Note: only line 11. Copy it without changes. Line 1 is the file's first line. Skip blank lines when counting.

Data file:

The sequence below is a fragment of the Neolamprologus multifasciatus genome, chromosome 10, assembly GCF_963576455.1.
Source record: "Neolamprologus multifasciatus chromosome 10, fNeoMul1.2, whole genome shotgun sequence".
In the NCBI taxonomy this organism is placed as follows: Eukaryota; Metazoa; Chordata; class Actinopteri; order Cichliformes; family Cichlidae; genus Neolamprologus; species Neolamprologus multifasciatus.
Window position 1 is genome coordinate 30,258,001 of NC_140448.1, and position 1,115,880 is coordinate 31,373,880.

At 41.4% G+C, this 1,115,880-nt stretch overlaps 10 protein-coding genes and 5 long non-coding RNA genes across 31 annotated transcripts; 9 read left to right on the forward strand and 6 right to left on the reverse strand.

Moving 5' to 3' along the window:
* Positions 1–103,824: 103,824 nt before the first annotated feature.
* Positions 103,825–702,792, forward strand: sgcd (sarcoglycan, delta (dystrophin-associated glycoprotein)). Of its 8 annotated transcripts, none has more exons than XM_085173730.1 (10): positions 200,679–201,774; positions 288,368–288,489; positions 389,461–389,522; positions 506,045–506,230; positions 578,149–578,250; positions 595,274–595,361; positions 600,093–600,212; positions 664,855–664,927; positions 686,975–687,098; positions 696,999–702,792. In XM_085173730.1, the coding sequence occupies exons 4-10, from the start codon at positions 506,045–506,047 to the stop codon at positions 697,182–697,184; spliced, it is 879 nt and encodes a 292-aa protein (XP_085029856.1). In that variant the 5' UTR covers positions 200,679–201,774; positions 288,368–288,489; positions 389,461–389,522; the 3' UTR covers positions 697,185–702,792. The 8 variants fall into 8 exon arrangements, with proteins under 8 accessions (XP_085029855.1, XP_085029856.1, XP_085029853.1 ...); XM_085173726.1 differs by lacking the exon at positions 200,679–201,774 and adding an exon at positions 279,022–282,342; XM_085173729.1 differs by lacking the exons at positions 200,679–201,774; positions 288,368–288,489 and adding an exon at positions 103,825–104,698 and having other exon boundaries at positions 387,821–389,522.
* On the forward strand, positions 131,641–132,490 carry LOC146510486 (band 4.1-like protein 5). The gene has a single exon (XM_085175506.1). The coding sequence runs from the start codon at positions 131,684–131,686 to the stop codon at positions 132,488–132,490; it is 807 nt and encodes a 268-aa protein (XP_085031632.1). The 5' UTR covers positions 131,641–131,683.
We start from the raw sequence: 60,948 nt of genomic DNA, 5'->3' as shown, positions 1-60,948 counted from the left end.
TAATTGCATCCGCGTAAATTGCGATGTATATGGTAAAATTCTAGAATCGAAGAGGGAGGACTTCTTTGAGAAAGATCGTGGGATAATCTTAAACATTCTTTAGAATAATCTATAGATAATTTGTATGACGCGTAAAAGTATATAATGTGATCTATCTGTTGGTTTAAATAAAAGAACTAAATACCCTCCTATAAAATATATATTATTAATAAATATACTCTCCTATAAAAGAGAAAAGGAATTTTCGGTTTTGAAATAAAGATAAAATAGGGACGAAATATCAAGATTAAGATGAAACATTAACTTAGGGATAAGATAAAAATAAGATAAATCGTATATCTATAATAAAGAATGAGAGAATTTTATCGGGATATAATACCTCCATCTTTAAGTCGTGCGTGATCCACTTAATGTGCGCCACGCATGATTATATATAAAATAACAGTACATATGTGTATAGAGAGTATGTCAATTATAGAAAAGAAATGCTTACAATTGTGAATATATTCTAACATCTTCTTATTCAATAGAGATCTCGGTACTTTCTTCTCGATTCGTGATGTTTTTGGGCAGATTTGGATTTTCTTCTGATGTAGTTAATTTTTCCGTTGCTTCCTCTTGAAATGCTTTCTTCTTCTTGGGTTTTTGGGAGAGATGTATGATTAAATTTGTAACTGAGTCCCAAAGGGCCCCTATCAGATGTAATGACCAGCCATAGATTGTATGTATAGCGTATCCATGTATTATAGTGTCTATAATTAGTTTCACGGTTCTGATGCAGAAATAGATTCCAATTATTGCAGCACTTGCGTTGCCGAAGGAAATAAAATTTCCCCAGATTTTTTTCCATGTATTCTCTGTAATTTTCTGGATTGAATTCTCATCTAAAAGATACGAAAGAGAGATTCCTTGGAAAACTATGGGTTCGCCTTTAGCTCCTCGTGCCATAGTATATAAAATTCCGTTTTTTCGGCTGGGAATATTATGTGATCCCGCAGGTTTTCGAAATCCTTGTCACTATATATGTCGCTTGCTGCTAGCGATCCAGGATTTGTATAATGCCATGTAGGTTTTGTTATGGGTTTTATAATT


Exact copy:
TAATTGCATCCGCGTAAATTGCGATGTATATGGTAAAATTCTAGAATCGAAGAGGGAGGACTTCTTTGAGAAAGATCGTGGGATAATCTTAAACATTCTTTAGAATAATCTATAGATAATTTGTATGACGCGTAAAAGTATATAATGTGATCTATCTGTTGGTTTAAATAAAAGAACTAAATACCCTCCTATAAAATATATATTATTAATAAATATACTCTCCTATAAAAGAGAAAAGGAATTTTCGGTTTTGAAATAAAGATAAAATAGGGACGAAATATCAAGATTAAGATGAAACATTAACTTAGGGATAAGATAAAAATAAGATAAATCGTATATCTATAATAAAGAATGAGAGAATTTTATCGGGATATAATACCTCCATCTTTAAGTCGTGCGTGATCCACTTAATGTGCGCCACGCATGATTATATATAAAATAACAGTACATATGTGTATAGAGAGTATGTCAATTATAGAAAAGAAATGCTTACAATTGTGAATATATTCTAACATCTTCTTATTCAATAGAGATCTCGGTACTTTCTTCTCGATTCGTGATGTTTTTGGGCAGATTTGGATTTTCTTCTGATGTAGTTAATTTTTCCGTTGCTTCCTCTTGAAATGCTTTCTTCTTCTTGGGTTTTTGGGAGAGATGTATGATTAAATTTGTAACTGAGTCCCAAAGGGCCCCTATCAGATGTAATGACCAGCCATAGATTGTATGTATAGCGTATCCATGTATTATAGTGTCTATAATTAGTTTCACGGTTCTGATGCAGAAATAGATTCCAATTATTGCAGCACTTGCGTTGCCGAAGGAAATAAAATTTCCCCAGATTTTTTTCCATGTATTCTCTGTAATTTTCTGGATTGAATTCTCATCTAAAAGATACGAAAGAGAGATTCCTTGGAAAACTATGGGTTCGCCTTTAGCTCCTCGTGCCATAGTATATAAAATTCCGTTTTTTCGGCTGGGAATATTATGTGATCCCGCAGGTTTTCGAAATCCTTGTCACTATATATGTCGCTTGCTGCTAGCGATCCAGGATTTGTATAATGCCATGTAGGTTTTGTTATGGGTTTTATAATT